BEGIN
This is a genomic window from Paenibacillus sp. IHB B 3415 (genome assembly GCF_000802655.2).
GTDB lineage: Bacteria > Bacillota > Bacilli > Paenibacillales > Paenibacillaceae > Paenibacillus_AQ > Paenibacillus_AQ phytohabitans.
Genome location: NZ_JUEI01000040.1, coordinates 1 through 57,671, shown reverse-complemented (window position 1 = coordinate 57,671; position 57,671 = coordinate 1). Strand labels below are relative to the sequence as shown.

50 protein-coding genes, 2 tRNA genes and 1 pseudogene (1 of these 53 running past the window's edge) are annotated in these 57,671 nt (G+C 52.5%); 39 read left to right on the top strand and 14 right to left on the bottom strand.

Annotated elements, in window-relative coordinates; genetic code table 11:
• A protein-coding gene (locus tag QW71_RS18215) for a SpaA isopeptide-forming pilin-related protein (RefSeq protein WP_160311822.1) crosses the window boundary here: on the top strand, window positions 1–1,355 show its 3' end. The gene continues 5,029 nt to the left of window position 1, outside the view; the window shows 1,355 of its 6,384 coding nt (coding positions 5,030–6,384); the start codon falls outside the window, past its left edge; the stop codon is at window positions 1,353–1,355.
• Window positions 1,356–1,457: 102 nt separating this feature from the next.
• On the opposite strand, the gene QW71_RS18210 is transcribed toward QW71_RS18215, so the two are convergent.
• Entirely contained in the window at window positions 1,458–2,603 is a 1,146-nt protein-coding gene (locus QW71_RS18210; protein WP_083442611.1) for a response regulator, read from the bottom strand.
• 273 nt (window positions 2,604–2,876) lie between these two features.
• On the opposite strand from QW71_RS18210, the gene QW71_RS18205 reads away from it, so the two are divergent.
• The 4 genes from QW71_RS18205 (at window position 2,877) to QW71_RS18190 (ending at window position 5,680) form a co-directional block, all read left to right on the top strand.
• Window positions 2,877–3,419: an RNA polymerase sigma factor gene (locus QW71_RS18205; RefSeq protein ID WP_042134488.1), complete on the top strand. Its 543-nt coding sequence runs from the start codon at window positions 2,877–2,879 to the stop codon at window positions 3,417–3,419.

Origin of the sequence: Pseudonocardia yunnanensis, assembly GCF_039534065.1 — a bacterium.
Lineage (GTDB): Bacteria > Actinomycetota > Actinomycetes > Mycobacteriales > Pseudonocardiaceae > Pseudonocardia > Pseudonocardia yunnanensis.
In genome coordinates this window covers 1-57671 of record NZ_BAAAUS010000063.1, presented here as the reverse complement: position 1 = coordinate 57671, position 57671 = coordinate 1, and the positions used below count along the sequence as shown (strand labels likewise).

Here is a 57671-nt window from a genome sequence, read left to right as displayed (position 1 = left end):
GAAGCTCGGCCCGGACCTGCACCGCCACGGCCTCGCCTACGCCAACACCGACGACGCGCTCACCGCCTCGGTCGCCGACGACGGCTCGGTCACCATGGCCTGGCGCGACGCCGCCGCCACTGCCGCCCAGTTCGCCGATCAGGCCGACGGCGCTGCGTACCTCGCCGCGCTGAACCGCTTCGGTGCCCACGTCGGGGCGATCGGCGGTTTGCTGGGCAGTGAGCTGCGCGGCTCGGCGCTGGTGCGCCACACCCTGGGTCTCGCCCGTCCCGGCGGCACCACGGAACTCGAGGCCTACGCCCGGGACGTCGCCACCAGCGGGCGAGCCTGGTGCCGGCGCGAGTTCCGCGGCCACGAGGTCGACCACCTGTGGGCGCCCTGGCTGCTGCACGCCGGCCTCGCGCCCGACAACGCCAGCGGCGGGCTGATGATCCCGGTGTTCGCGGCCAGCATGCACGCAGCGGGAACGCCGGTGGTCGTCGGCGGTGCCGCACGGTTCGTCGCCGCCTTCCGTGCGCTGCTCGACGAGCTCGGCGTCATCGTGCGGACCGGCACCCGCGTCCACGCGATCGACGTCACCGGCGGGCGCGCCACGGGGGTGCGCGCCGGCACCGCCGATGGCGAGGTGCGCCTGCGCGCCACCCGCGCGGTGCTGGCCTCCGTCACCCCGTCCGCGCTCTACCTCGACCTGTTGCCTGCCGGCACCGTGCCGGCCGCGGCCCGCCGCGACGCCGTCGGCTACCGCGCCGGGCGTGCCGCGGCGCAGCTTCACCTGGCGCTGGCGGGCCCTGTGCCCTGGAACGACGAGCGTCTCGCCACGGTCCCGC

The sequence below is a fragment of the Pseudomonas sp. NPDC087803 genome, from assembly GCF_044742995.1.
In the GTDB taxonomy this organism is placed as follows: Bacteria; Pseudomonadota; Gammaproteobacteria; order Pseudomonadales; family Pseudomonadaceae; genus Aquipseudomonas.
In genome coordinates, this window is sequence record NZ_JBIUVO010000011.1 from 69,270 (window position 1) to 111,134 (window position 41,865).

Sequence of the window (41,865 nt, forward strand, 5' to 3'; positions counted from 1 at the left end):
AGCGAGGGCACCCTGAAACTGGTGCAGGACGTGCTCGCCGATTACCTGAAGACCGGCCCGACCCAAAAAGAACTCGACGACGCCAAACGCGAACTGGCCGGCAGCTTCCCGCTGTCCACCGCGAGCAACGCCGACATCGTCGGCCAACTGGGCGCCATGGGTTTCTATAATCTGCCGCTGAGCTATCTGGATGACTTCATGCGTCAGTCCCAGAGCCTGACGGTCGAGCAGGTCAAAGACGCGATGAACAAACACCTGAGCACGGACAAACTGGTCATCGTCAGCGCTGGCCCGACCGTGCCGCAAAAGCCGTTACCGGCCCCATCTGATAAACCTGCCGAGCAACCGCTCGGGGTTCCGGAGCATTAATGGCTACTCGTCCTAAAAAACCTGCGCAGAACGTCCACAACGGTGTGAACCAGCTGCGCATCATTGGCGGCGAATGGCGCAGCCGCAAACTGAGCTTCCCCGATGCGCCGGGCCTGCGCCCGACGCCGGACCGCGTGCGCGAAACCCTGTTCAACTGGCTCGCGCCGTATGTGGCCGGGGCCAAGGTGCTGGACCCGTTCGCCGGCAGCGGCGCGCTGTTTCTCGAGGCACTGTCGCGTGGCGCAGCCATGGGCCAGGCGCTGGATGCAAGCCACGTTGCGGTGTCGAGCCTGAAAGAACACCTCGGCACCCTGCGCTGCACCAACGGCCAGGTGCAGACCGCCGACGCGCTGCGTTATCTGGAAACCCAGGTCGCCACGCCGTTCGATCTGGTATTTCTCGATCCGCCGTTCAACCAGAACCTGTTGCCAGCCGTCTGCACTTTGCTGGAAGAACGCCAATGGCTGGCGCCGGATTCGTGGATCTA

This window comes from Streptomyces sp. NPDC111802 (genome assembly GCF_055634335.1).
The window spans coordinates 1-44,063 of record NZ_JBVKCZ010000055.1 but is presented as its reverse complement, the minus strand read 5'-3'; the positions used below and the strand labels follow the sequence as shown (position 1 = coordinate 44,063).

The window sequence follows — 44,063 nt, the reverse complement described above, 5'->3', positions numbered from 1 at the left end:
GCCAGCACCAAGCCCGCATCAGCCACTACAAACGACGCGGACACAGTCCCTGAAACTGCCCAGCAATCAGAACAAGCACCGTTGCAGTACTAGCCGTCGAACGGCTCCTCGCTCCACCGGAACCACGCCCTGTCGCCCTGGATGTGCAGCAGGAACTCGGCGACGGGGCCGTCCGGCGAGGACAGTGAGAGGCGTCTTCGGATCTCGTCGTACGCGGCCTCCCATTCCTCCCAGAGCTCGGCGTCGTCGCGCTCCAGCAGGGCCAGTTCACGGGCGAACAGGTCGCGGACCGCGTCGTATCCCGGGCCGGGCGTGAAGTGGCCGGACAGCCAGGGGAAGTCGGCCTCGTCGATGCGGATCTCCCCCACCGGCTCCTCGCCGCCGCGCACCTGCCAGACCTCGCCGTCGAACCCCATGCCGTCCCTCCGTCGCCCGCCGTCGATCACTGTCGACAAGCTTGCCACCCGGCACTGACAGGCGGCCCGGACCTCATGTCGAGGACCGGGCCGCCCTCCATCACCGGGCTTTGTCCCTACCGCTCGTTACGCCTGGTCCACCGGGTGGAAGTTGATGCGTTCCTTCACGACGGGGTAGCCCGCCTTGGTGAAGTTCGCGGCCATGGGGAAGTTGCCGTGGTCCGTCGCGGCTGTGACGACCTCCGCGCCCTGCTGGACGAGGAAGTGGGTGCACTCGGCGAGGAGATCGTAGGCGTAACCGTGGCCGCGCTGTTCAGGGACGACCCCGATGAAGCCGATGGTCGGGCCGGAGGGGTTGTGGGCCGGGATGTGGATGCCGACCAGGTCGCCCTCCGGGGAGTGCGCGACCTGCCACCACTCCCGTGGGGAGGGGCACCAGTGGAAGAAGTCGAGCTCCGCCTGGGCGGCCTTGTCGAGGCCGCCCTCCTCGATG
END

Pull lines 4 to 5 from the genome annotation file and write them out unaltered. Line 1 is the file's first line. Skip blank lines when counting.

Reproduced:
50 protein-coding genes, 2 tRNA genes and 1 pseudogene (1 of these 53 running past the window's edge) are annotated in these 57,671 nt (G+C 52.5%); 39 read left to right on the top strand and 14 right to left on the bottom strand.

Annotated elements, in window-relative coordinates; genetic code table 11: